The German phonetic alphabet (Funkalphabet)

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Übermut has been a lifesaver for me as I have an 'Ü' in my last name and to this day, I can't pronounce it very well. :ph34r:

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I had to call IT support recently to get a new password for my laptop's encryption software, and the support guy read me off a string of random numbers and characters (at least 50) using this alphabet -- would've been very handy to have this reference as I sometimes found it difficult to process which letter he meant quickly enough!

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I can't roll the 'r' like a German does, which leads to all kinds of confusion because my surname starts with that letter. I think this may be a solution!

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For some reason, I always thought it was "Adam" for A, what with Adam being the first man and all. And "Johann" for J. Anyway, I use those guys cos I've no idea who Anton and Julius are, and it always works fine. Good to know the names for Q and X though - I always get stuck on those two.

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In the interest of joining the world, Lets all use the standard international english Phonetic Alphabet (alpha, bravo, charlie, etc, ...) It used in Avation and Maritime navigation...

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I've no idea who Anton and Julius are,

Anton is aus Tirol and Julius is orange. :D

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"doppel-fow"

 

Never heard that before. "vay" for W, "fow" (as in fowl) for V

Me neither, is this new or have I been living under a rock this whole time?

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In the interest of joining the world, Lets all use the standard international english Phonetic Alphabet (alpha, bravo, charlie, etc, ...) It used in Avation and Maritime navigation...

A silly idea since letter sounds are pronounced differently in different languages.

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i've been here 10 years and of course speak german fluently enough but this first-letter bingo stuff still throws me, especially after i've been yakking on the phone for a while and all of a sudden they come out with emil and ludwig in rapid-fire succession. I find it jarring, all the more because if I were speaking english I wouldn't switch into Marine Mode and suddenly start spelling out foxtrot unicorn charlie etc etc.

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But others do. Since moving to England, I've had a number of people on the phone spell things out with "F as in Foxtrot". Normally not names, but random letters in a reference number. I'm actually considering using it, as these southerners often seem to have as much difficulty spelling out my last name as the Germans did.

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"Dann schicken Sie mir das Paket doch einfach zu"

"OK, wohin genau?"

"An die Firma Dangaard. Ich buchstabiere ..."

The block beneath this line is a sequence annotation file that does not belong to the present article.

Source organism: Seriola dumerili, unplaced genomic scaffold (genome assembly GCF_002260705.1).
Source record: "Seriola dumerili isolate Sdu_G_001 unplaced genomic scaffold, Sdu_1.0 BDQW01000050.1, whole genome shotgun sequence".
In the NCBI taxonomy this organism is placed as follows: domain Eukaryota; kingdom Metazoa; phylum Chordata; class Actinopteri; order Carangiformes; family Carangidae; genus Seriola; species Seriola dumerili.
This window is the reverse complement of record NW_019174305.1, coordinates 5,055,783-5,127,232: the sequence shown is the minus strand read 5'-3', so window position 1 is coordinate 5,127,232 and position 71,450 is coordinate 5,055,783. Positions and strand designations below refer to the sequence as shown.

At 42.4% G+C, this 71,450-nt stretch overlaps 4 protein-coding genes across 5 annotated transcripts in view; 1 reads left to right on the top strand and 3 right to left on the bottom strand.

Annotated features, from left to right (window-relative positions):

:lol:

post-1812-1182177748_thumb.jpg

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In the interest of international standards and worldwide common useage, Let's use the International Phoentic Alphabet, which is the proper Alpha, Beta, Charlie, Delta, ... used in international Avation, Navagation, and Telcoms.

 

A few more things thant need to be standardized. An Engineer looks at the international world. My One Shoe Size plan for World Peace.

 

Everyone could speak the same second language.

Everyone drive on the same side of the road.

Everyone use the metric system.

Everyone could use the same voltage and frequency.

Everyone could use the same plugs and pinouts.

Everyone could use the same paper sizes.

Everyone could use the same shoe sizes. Yes, Look in your shoe, there are four of them.

Same for clothing sizes.

Same date format of dd/mm/yyyy.

Same currency.

Same telephone number format.

Same address format.

 

There are probably many more things and could be made international, but lets start with the proper phoenetic alphabet. Oscar, Kilo? (OK?)

 

On a second note, what about the umlauts? Solution, use the proper phonetic alphabet plus the additional umlauts. Easly

 

When the German technical support starts ratteling their obsolete funkalphabet at me I just repeat it back to them in the proper phoenetic alphabet. Germany used a beautiful but unreadable Gothic script/font up unitl 1940.

 

...

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In the interest of international standards and worldwide common useage, Let's use the International Phoentic Alphabet, which is the proper Alpha, Beta, Charlie, Delta, ... used in international Avation, Navagation, and Telcoms.

Bollocks!

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By the way, if any of you visit east London, you should use this version:

 

A for Horses

B for Mutton

C for Miles

D for Kate

E for Brick

F for Lump

G for Police

H for Consent

I for Novello

J for Nice Time

K for Restaurant

L for Leather

M for Cream

N for Lope

O for the Rainbow

P for Relief

Q for the Loos

R for Mo

S for you (you can take it in the other room)

T for Gums

U for Me

V for Espana

W for a Quid, guvnor?

X for Breakfast

Y for Mistress

Zee for Moiles (works best in Somerset)

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